Not by a longshot. And not just on the environment. This campaign is going to be a real test of just how much so-called liberals can stomach.
"But then in a second term he can do what he really wants!"
Even if that was true, there is nothing in the record of Obama's entire political career to indicate that he really wants anything much different than what he's done so far.
But Beachwood readers know that already.
And then there will be the 2014 midterms and then the 2016 presidential race. Just hold your tongue until . . . when?
A Facebook friend writes:
"I know, I know . . . but c'mon . . . Obama vs Perry?"
"Agreed. But maybe an independent; and why not a primary challenge? And why not a third party or a left version of the Tea Party, though that is a more eclectic group than given credit for. I'm just saying the two-party straitjacket serves certain interests that are not your interests, and at some point folks have to break away."
And to expand:
Not every election is the end-all, be-all. For example, would it be better to have Barack Obama as president for one-term and then eight years of Rick Perry (or Mitt Romney) or to have suffered through one term of John McCain and eight years of a Democrat?
Also, you never know how things are going to work out. Republicans were actually quite pleased with most of Bill Clinton's presidency, even as some of them were trying to impeach him.
And the White House is not the only position of power. At the moment, for example, it seems a certain caucus within the U.S. House of Representatives is the place to be.
Sometimes it's better to fight for your values and principles regardless of who is in power - and sometimes knowing clearly and exactly who the political villains are is preferable to not.
"A number of speakers Wednesday expressed thanks to the city of Chicago for the $9.5 million it is putting into the Gary airport's expansion. But the key question of Chicago's continued support for the Gary airport was left unanswered at Wednesday's event.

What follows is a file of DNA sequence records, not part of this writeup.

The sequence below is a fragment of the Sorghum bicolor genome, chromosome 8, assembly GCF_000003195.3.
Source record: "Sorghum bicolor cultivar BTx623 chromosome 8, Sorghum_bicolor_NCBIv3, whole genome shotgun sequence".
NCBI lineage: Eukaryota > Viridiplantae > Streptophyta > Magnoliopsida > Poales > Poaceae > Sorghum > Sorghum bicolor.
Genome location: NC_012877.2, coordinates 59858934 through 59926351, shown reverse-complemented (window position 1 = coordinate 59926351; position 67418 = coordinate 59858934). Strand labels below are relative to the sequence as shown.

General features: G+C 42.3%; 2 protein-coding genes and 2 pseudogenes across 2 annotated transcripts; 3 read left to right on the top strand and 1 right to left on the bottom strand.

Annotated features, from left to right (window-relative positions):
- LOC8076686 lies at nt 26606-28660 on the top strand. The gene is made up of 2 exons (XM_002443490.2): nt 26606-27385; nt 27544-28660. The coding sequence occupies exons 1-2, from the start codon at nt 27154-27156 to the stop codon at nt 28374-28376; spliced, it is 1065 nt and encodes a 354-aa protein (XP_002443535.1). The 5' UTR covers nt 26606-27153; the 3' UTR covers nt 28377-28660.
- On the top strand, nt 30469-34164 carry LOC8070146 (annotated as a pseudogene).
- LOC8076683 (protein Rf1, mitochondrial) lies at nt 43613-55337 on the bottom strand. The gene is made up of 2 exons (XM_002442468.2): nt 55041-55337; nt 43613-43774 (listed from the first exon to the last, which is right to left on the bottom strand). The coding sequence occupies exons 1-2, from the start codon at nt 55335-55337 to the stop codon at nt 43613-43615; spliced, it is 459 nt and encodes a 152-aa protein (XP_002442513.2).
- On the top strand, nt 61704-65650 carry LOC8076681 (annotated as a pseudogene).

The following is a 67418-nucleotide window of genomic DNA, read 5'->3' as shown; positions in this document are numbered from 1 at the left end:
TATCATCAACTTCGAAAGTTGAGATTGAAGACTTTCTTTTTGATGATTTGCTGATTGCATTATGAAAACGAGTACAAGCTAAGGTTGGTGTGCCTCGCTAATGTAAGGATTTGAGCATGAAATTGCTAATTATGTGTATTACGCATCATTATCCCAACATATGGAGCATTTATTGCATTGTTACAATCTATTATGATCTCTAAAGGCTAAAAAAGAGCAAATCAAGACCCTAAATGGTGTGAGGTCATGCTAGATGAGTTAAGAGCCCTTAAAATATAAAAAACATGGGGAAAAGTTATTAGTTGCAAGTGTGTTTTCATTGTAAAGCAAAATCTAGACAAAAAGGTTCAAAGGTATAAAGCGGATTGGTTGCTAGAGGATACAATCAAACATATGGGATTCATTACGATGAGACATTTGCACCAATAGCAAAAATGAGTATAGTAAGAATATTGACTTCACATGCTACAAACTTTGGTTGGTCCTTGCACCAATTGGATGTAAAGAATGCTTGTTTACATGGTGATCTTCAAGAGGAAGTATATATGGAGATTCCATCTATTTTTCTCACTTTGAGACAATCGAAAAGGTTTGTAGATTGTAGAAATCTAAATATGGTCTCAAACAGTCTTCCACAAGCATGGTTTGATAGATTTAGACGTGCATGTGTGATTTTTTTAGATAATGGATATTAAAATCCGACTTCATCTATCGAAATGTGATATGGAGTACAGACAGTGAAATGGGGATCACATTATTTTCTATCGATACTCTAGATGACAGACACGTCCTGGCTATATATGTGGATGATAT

"New Chicago Mayor Rahm Emanuel wrote to Clay, expressing regrets he could not attend. He sent Chicago Department of Aviation CFO Michael Zonsius in his place.
"The Gary airport currently receives a $3.1 million slice of annual passenger fees collected at O'Hare and Midway airports under a compact agreement signed between the cities of Chicago and Gary in 1995. There has been concern about what may happen to that support as Emanuel struggles to close the city's budget deficit."
Pull the plug, Rahm. It was just political fun and games to Daley anyway.
10. "A senior appeals court judge said Tuesday that if Illinois' eavesdropping law were expanded, gang bangers and 'snooping' reporters would run rampant, secretly recording conversations unchecked," the Sun-Times reports.
"'If you permit the audio recordings, they'll be a lot more eavesdropping . . . There's going to be a lot of this snooping around by reporters and bloggers,' U.S. 7th Circuit Judge Richard Posner said. 'Yes, it's a bad thing. There is such a thing as privacy.'"
Not for police officers on official business.
11. "Week 1 of the NFL season has a way of making you want to throw away your whole fantasy football game plan. Nothing ever goes quite as anyone expected. Guys that are supposed to be great end up falling on their faces, while players who didn't make your preseason draft list end up at the top of the week's fantasy stat board," writes our very own Dan O'Shea in this week's Fantasy Fix.
"It's the sort of thing that makes you want to hate the so-called fantasy experts. I forcefully hesitate to call myself an expert, and think of my role as much more of an assistant, helping you find your way to information that may prove useful. But I wouldn't blame you if you hate me for not suggesting to you last week that Carolina QB Cam Newton would throw for 400-plus yards; that Green Bay WR Randall Cobb would score two TDs; or that troubled Cincinnati RB Cedric Benson would run for 121 yards. I'm kind of mad at myself, too.
"The big question to ask though - while we're filling the world with more hate - is how many of these Week 1 performances are indicative of future returns?"
You'll have to click through to see what Dan thinks.
The Beachwood Tip Line: Where hope goes to die.
Posted on September 14, 2011